Page:Popular Science Monthly Volume 91.djvu/661

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Popular Science Monthly A Perfect Bread Slicing Machine for the Commissariat

ANEW bread-slicing machine re- cently devised by two Washing- ton men — W. H. Garlock and W. J. Stubbe, of Seattle, slices an entire loaf at one operation without crush- ing, tearing, or breaking the slices.

A number of knives, supported in two frames, are operated vertically and simultaneously but in opposite directions. W T hen one set of knives is traveling up, the other set is travel- ing down. By this arrangement the friction in the slicing operation is counteracted and the softest and hardest baked loaf can be sliced equally well.

The workman operates the knives by pressing on a treadle. A second operator at the rear or side of the machine then moves a lever that operates a mechanism that ejects the slices of bread. Meanwhile a release of pressure on the treadle permits a weight to restore the carriage of the machine to its initial position, and a plate is automatically drawn from under the slices, allowing them to roll into a recep- tacle beneath. When delicate cakes are cut the slices are lifted by

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���To a submarine a few miles distant, the ship above seems to fade away into a glittering, shimmering haze!

��out

��hand

���A Leopard Ship of the Sea — Even the Masts Are Spotted

FOOLING the enemy is a remunerative and interesting pastime with the Allies. They have their camouflage on land; now comes the camouflage of the sea. A ship is painted with spots which fade out into a glittering and shimmering haze in the sunlight. A submarine commander one or two miles distant might look straight at the ship and never see her.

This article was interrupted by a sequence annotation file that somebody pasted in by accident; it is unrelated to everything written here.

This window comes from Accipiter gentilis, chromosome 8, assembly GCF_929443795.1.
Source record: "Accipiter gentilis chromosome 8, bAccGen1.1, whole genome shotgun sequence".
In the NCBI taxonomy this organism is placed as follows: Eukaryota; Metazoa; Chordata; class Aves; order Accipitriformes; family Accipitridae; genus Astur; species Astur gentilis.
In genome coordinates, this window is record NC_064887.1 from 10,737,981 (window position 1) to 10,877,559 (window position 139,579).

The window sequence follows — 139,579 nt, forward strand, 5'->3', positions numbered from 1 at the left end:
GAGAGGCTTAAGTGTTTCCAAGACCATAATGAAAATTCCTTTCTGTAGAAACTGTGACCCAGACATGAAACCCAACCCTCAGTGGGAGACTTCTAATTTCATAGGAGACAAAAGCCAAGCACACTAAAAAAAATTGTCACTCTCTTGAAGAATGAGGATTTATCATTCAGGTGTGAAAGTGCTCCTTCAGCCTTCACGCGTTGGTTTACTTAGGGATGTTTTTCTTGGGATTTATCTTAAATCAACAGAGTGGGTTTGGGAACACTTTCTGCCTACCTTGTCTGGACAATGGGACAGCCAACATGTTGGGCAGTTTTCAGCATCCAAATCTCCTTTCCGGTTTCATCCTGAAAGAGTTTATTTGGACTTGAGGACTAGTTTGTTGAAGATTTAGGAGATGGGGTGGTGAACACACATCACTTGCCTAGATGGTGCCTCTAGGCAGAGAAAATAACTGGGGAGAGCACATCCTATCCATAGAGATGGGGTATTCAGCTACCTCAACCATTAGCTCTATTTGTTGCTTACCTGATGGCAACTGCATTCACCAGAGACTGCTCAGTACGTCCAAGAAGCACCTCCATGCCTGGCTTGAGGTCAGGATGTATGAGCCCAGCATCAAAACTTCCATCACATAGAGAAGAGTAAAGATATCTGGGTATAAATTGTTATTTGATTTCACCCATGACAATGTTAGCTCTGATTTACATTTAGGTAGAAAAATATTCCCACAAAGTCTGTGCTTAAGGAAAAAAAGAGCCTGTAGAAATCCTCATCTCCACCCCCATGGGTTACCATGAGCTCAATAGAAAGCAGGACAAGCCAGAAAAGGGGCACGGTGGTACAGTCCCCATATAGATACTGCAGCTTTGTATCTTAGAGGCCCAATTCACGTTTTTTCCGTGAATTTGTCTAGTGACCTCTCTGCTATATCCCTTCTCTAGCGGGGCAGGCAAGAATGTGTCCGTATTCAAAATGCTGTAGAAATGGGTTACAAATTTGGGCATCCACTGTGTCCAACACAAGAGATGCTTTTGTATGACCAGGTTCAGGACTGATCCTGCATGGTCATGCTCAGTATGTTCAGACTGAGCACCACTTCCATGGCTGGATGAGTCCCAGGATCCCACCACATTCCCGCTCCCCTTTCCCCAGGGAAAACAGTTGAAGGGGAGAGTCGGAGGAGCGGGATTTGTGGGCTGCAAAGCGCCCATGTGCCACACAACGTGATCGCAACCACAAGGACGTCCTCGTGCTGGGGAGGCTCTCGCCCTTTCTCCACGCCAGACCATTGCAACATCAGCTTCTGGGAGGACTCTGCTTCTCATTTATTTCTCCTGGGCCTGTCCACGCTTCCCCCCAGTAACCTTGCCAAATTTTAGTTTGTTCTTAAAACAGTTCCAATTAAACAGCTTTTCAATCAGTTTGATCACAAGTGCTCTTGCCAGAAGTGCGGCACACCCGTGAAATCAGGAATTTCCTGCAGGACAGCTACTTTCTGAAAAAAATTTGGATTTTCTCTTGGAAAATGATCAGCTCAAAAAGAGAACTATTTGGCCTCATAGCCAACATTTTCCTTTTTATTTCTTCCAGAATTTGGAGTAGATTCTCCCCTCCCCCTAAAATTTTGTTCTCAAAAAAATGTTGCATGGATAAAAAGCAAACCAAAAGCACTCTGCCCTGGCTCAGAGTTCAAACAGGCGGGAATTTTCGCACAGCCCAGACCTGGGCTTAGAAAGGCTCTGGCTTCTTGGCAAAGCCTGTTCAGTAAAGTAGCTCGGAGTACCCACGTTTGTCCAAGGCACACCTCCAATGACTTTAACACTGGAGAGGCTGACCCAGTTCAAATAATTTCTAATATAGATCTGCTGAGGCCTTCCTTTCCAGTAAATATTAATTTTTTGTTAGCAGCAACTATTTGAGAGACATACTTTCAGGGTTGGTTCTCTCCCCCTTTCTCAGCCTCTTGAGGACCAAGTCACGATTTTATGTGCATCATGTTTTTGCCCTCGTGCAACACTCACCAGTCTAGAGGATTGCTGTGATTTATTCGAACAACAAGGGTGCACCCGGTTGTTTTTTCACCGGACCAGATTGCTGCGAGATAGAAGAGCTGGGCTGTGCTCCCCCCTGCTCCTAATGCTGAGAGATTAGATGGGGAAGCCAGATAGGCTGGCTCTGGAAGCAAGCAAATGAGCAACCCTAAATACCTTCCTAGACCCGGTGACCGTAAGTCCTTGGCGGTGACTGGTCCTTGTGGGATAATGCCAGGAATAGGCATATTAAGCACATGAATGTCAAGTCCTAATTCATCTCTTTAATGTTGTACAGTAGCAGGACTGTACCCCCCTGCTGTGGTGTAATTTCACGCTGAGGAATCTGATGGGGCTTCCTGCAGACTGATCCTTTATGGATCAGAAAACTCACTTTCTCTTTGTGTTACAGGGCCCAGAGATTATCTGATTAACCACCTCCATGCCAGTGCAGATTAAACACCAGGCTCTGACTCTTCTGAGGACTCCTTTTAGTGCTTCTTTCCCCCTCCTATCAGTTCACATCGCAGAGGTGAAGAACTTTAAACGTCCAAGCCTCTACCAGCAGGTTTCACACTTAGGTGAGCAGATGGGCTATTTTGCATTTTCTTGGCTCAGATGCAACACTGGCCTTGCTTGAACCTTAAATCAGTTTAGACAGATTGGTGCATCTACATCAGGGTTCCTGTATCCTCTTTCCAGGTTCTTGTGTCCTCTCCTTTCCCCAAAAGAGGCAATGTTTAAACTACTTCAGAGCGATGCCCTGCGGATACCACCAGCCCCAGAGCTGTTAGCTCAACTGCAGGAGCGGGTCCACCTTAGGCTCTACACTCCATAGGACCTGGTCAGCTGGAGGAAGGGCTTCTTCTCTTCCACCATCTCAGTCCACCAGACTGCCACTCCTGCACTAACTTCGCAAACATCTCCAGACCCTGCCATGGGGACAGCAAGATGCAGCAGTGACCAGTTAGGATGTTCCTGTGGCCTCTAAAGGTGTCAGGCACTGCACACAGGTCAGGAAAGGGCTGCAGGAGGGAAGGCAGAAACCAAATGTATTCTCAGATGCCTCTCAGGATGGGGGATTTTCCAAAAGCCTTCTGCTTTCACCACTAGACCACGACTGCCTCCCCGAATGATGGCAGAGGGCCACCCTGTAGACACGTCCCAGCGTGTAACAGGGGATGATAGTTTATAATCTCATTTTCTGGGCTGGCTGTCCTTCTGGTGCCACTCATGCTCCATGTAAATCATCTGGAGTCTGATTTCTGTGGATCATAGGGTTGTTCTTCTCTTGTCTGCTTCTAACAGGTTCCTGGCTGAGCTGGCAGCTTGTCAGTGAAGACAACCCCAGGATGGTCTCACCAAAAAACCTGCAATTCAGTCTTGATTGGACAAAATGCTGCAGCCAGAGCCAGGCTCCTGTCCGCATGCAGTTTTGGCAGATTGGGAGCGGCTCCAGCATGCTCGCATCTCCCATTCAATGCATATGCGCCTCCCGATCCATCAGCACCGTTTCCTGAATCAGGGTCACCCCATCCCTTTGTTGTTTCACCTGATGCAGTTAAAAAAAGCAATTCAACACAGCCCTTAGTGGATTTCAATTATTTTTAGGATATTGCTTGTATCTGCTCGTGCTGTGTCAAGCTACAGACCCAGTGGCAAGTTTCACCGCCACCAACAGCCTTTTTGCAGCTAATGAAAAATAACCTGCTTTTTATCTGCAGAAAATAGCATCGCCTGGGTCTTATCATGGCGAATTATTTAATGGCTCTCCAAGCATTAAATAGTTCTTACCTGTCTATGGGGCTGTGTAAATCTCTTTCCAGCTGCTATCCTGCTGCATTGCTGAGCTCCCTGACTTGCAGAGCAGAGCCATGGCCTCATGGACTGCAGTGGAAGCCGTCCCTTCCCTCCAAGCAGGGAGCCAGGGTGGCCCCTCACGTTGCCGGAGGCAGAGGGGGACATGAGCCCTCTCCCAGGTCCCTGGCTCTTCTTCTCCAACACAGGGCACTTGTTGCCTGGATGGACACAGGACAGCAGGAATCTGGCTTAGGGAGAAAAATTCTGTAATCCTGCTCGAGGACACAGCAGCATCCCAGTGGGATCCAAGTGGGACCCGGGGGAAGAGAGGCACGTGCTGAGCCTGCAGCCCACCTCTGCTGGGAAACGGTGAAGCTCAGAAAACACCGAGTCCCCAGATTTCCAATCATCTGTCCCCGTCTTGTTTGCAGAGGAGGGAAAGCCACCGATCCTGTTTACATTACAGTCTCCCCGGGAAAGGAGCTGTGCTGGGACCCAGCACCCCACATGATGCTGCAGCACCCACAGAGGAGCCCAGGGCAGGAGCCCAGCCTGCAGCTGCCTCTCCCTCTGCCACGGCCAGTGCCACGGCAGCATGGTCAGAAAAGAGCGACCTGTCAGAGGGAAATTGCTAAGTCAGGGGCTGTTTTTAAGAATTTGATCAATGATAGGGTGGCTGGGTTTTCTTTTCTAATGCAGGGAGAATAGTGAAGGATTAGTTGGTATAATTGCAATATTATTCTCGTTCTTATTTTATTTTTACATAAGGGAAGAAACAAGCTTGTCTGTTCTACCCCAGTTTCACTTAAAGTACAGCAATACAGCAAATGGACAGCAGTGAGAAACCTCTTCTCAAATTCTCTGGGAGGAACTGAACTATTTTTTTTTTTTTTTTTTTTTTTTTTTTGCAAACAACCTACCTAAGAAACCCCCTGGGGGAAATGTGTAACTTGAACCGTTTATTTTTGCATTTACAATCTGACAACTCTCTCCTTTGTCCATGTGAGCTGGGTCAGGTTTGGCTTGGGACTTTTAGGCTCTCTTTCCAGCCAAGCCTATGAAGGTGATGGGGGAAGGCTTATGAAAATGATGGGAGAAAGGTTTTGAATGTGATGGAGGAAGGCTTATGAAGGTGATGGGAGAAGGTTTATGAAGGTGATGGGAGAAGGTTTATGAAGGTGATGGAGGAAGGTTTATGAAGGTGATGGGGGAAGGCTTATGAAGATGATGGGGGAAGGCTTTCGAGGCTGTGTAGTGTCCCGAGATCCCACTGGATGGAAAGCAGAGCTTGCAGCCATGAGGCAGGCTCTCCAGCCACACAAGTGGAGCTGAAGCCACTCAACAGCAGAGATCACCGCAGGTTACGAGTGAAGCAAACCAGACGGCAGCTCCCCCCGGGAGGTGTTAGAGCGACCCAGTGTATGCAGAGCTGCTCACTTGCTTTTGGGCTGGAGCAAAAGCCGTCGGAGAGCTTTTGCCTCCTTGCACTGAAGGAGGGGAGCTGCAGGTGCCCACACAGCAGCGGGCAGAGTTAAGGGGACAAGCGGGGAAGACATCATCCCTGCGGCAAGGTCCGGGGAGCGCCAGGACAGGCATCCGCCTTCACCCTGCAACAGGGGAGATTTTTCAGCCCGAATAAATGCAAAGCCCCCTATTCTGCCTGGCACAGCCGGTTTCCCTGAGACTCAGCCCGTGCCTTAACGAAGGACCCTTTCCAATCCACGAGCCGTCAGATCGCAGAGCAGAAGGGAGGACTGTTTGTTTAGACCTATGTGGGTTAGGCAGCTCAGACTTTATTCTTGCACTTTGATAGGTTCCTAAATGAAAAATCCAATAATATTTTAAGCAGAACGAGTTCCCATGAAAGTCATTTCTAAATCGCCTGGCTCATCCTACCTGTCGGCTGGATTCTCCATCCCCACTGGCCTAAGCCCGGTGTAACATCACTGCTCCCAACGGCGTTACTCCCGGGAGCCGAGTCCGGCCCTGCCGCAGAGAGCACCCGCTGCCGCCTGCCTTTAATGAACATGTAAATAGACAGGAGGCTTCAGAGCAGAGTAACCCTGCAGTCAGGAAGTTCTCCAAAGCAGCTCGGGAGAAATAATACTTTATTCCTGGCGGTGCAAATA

The spots are of light gray and navy

blue, which, even on a sunless day

blend with the waves of the ocean.

The indistinct outline which this

gives makes the ship a poor target.

��The bread slicer is operated by a treadle. A whole loaf is cut at one operation

��Fat People Are Unpatriotic. Give Up Your Fat to the Nation

ACCORDING to statistics compiled by the Life In- surance companies, there are, between the ages of thirty-five and fifty-five years, a vast number of people who are hoarding and accumulating fat enough to supply energy equivalent to that of 690,355,533 loaves of bread, enough to supply an army of 3,000,000 men for sixty days. A man who is forty pounds overweight is carrying on his body the equivalent in fuel value of 135 one-pound loaves of bread.

If the guilty ones would cease this accumulation (which they are willing enough to do) it would release much-needed fuel foods, such as wheat, corn, oats, barley and rye. There are two ways of surrendering this fat. One is by judicious exercise and the other is by substituting other foods for the fat-building kinds.

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